India's BSNL Bans Huawei, ZTE from 5.5 Million Line GSM Contract
Published on: 24th May 2010
Note -- this news article is more than a year old.
India's BSNL h as formally barred China's Huawei and ZTE from bidding in the latest round in its on off tender for some 5.5 million GSM lines for its Northern and Eastern zones. According to a report in the Economic Times newspaper, the state owned telco has specified that only Ericsson, Nokia Siemens Networks and Alcatel Lucent will be able participate in the bidding process.
"It is a fact that telecom gear from Western vendors are expensive when compared to Chinese vendors, but a government directive prevents us from placing any orders with telecom gear makers from China, especially if the equipment has to be installed in circles that share international boundaries," BSNL chairman and managing director Kuldeep Goyal told the newspaper.
The launch of the tender contract follows the dropping of the controversial and oft-delayed 93 million line tender earlier this year. The short-listed firms for the old tender were Ericsson, Huawei and HCL infosystems, which bagged the HT component of the deal. Ericsson's bid had been wracked by squabbles over the pricing, while Huawei had been hit by security concerns and allegations that the company was trying to impose unacceptable conditions on BSNL. Nokia Siemens Networks, Alcatel-Lucent and ZTE were disqualified. Nokia Siemens Networks later challenged its disqualification in the Court.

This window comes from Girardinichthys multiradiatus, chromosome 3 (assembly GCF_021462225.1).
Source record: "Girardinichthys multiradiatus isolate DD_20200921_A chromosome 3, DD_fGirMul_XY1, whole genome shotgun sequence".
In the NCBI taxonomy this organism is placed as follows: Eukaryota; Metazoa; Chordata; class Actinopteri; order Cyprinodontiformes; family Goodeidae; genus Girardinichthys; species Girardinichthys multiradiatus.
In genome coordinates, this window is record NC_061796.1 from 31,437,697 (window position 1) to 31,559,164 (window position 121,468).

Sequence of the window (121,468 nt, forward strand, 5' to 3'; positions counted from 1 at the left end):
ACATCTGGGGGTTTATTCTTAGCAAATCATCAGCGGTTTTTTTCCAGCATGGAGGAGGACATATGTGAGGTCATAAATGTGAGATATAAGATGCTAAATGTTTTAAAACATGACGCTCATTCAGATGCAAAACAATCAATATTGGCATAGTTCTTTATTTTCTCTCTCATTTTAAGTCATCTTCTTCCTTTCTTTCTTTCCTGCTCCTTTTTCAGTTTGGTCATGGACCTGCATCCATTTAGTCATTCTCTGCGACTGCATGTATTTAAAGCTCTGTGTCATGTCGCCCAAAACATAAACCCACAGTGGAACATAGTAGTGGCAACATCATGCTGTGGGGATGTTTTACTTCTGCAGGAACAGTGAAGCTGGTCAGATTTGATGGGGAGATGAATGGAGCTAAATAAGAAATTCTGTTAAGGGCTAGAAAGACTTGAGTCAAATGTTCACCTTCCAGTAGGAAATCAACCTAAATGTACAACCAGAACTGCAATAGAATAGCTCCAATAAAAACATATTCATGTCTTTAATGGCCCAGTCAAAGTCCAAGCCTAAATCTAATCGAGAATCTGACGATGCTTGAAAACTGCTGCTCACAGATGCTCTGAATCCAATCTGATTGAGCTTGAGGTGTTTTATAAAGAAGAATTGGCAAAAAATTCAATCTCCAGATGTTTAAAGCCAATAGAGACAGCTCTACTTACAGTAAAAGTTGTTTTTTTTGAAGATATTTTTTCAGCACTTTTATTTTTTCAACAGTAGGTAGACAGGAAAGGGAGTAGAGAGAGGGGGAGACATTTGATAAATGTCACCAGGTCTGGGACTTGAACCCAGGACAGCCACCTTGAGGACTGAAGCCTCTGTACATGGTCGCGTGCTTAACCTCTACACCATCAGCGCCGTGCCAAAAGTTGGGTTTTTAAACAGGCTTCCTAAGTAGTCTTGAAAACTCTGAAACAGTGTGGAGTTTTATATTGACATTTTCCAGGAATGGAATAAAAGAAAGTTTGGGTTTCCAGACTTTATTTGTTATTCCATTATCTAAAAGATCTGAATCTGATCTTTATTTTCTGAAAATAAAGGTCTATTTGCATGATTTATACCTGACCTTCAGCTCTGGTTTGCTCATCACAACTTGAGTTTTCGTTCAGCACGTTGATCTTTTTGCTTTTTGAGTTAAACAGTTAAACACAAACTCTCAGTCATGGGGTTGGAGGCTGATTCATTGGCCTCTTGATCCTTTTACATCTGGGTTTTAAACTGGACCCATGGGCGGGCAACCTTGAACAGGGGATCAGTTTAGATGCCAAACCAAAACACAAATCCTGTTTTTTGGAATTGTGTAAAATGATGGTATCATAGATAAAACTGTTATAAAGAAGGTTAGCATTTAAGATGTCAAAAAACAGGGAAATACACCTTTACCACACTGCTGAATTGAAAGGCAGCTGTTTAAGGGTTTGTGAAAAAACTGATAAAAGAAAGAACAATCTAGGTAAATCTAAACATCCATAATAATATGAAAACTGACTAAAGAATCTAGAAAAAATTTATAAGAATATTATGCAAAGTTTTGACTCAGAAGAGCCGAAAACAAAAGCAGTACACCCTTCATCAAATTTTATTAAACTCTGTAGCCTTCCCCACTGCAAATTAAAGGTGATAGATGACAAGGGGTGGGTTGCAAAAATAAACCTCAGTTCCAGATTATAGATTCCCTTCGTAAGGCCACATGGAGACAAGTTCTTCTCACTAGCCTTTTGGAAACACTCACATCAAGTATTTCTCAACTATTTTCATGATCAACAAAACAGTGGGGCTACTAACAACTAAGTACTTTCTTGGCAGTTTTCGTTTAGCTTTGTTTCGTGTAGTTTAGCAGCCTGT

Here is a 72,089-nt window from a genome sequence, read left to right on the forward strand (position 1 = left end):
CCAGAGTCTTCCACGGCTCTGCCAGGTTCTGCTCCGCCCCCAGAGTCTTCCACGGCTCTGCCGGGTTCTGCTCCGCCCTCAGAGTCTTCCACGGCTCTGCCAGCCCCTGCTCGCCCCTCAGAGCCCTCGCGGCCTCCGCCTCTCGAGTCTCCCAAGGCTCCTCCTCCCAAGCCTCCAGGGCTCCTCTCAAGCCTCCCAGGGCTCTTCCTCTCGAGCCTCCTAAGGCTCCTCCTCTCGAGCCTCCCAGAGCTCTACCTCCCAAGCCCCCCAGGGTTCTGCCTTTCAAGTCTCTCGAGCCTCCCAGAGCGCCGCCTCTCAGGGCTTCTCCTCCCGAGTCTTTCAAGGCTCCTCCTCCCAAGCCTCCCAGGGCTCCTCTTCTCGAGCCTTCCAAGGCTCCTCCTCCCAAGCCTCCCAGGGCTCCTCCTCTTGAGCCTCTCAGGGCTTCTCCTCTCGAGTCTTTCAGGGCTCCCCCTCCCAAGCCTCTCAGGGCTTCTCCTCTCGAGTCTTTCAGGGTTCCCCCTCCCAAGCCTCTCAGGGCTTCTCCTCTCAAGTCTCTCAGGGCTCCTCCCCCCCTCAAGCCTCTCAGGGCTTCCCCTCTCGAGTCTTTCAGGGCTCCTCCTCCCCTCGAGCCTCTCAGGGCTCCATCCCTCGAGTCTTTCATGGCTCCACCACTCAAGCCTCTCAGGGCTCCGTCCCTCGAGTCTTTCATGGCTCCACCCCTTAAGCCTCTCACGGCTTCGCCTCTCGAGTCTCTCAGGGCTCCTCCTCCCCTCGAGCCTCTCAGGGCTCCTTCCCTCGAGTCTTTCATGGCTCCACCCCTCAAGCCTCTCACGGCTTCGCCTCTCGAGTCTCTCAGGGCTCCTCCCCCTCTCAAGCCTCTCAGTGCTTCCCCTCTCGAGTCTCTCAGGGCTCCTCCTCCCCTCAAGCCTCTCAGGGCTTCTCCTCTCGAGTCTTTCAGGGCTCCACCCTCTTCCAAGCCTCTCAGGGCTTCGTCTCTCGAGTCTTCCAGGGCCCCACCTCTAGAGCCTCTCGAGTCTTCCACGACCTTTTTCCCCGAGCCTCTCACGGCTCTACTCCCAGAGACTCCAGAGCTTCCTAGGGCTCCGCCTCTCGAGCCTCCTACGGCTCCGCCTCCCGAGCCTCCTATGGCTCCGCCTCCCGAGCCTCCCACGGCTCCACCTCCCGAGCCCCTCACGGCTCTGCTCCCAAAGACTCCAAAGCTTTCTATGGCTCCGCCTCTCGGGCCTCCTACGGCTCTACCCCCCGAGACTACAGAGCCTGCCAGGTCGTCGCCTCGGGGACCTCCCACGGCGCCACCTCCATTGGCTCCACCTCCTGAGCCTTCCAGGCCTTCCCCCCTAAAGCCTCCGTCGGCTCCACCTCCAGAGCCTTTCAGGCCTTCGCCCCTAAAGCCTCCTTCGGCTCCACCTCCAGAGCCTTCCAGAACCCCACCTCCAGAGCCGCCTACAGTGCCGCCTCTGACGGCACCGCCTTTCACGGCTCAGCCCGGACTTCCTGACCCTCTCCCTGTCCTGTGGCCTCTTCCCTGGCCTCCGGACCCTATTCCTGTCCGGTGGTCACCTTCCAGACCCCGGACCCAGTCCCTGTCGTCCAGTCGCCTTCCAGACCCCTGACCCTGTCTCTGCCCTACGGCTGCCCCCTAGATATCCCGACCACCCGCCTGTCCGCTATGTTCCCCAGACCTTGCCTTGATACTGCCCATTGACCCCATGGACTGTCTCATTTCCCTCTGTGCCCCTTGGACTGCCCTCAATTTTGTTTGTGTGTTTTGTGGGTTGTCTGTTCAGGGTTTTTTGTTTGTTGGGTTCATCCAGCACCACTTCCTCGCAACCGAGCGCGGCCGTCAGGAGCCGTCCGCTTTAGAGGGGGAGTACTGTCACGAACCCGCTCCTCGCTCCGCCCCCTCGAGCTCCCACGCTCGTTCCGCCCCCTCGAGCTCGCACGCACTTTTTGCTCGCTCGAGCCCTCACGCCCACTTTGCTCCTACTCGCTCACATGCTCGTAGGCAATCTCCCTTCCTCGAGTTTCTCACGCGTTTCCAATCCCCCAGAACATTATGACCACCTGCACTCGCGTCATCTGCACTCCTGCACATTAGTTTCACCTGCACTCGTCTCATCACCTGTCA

BSNL had apparently shortlisted Ericsson for 25-million lines for the North Zone and 18-million lines for the East Zone, while it had given Huawei 25-million lines for the South Zone. The Western Zone was in limbo with BSNL initially wanting to award the contract to Huawei, but then being told by the government not to.
The operator has also decided to adopt the managed services model followed by the private operators, although that has yet to be approved by the government department which oversees the company.
The government has been wary of the Chinese vendors, citing concerns about, repeatedly denied links between the vendors and the Chinese military.
On the web: Economic Times